Have you ever had one of those mind-blowing experiences where you are really, really struggling with a problem ... struggling for hours, days, or weeks, and then suddenly - bam! - you find exactly what you need? I had that experience this morning, and it was truly awesome.
Last week during a meeting a user at a customer site asked why it wasn't easy to "copy" behavior from one part of an application to another. My answer to this is so general that I thought I would include it here. Here's a link to an explanation of why some changes to application behavior aren't as easy as a user might think.
The CSS Zen Garden is a great example of what can be done using style sheet magic. They take the same content, and let you view it in at least eight different designs. Of course, having a good artistic touch doesn't hurt either. :)
It's funny in life how you don't hear about something, or know about something, and then it comes up over and over again in unrelated situtations. The "Wonderlic test" is like that for me. I'd never heard it until three recent unrelated conversations.
My obsessive use of LaTeX continues. Here's a link to a sed script I'm creating to convert HTML to LaTeX.
I actually have a reason to do this. During a requirements phase I'm doing a lot of work with HTML prototypes, but the actual specification is being created using LaTeX, and I want to incorporate the HTML prototypes in the LaTeX document. Hence this conversion effort. I know that it can never fully succeed, but I think I'll be pretty happy with 90-95% success here.
Here's a link to a cool "Green plant hyperbolic tree demo". Don't give up on it too quick. If you start exploring the tree, especially by following the Moniliformopses path, you'll start to see some very interesting power here. I'm looking for a new menu/navigation paradigm, and a co-worker sent me down this road.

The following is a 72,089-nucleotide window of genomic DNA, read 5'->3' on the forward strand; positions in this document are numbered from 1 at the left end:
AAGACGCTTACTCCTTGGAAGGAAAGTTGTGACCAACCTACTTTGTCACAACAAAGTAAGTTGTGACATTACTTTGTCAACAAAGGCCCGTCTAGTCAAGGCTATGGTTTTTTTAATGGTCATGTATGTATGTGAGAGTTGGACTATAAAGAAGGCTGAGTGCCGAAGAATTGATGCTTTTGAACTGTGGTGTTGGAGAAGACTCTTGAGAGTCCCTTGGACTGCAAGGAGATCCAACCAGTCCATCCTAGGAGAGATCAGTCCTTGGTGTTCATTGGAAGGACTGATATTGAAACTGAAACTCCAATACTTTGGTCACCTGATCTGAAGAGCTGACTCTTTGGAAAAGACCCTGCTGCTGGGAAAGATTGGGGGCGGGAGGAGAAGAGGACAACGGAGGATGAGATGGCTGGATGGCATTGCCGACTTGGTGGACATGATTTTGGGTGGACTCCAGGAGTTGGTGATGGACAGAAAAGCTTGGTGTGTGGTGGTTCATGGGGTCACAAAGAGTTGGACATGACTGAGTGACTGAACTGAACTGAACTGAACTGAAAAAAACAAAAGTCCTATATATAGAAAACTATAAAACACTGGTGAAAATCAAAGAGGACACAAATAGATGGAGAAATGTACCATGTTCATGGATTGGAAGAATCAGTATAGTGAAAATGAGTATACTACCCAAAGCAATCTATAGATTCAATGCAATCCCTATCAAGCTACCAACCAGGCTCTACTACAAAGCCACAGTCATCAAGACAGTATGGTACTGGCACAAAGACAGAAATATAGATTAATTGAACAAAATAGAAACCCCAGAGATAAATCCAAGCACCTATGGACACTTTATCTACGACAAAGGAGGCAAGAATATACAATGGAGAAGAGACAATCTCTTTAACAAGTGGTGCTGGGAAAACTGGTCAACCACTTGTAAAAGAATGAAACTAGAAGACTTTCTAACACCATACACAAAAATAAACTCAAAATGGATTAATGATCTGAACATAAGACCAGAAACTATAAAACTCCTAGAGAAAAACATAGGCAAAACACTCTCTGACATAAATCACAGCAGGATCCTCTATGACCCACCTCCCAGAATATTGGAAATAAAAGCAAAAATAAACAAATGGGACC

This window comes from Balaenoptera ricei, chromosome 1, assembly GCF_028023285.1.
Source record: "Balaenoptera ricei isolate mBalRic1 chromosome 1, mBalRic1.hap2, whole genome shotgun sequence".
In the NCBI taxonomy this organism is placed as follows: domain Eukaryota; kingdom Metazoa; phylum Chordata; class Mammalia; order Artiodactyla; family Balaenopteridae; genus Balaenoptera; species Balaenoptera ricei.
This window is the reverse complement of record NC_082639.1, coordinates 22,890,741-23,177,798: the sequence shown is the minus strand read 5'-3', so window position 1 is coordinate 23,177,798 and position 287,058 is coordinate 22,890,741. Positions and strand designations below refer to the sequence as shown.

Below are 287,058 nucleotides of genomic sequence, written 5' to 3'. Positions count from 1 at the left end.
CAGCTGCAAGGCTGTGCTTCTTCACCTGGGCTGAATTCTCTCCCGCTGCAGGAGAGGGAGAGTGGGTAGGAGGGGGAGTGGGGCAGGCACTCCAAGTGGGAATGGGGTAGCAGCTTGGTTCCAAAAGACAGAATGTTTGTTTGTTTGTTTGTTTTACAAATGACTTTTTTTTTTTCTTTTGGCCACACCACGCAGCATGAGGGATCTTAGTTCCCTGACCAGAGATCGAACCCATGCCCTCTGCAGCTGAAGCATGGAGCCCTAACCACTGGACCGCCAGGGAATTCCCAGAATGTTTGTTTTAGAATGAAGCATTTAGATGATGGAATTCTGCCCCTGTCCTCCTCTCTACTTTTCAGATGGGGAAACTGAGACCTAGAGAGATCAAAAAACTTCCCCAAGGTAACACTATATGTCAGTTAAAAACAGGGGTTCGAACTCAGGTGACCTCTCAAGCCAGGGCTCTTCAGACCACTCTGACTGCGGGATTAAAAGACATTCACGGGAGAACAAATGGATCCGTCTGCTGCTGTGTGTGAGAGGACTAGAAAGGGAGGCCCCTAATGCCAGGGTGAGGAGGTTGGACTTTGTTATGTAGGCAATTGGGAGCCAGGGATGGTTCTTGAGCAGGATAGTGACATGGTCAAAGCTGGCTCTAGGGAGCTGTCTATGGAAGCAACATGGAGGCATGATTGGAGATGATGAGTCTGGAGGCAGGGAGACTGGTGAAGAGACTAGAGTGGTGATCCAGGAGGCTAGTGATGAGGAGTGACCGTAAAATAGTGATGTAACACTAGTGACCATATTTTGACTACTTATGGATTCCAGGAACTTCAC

In other news, here's a recent conversation between me and a Support Guy ("SG" for short):
Over the weekend I saw that I'm on Borland's speaking schedule for their annual conference, BorCon 2004. I guess I better get to work on my presentations. :) Actually, I'm ready to go. I'm set to give one talk on Java Performance Tuning and another on Function Point technology. Giddyup.
I haven't frequented it before, but the Java & Internet Glossary at mindprod looks pretty good.
Here's a link to a quick tip on using
pax instead of
tar to create a large archive. The thing that got me into this problem in the first place was the new Java source code warehouse, where you can "Learn Java by Example". I basically put a search engine on top of a bunch of good open source Java projects to create something that I hope is useful.
I don't know about the mental part, but physically I'm back from Alaska. While waiting for some sys-admin things to get done last night I wrote a few Unix/Linux tips in the "etc" section of the blog. This includes tips on extracting lines from the middle of a file, determining the free memory on a Linux system, using the nohup command, and displaying nonprintable characters from a file. Busy night.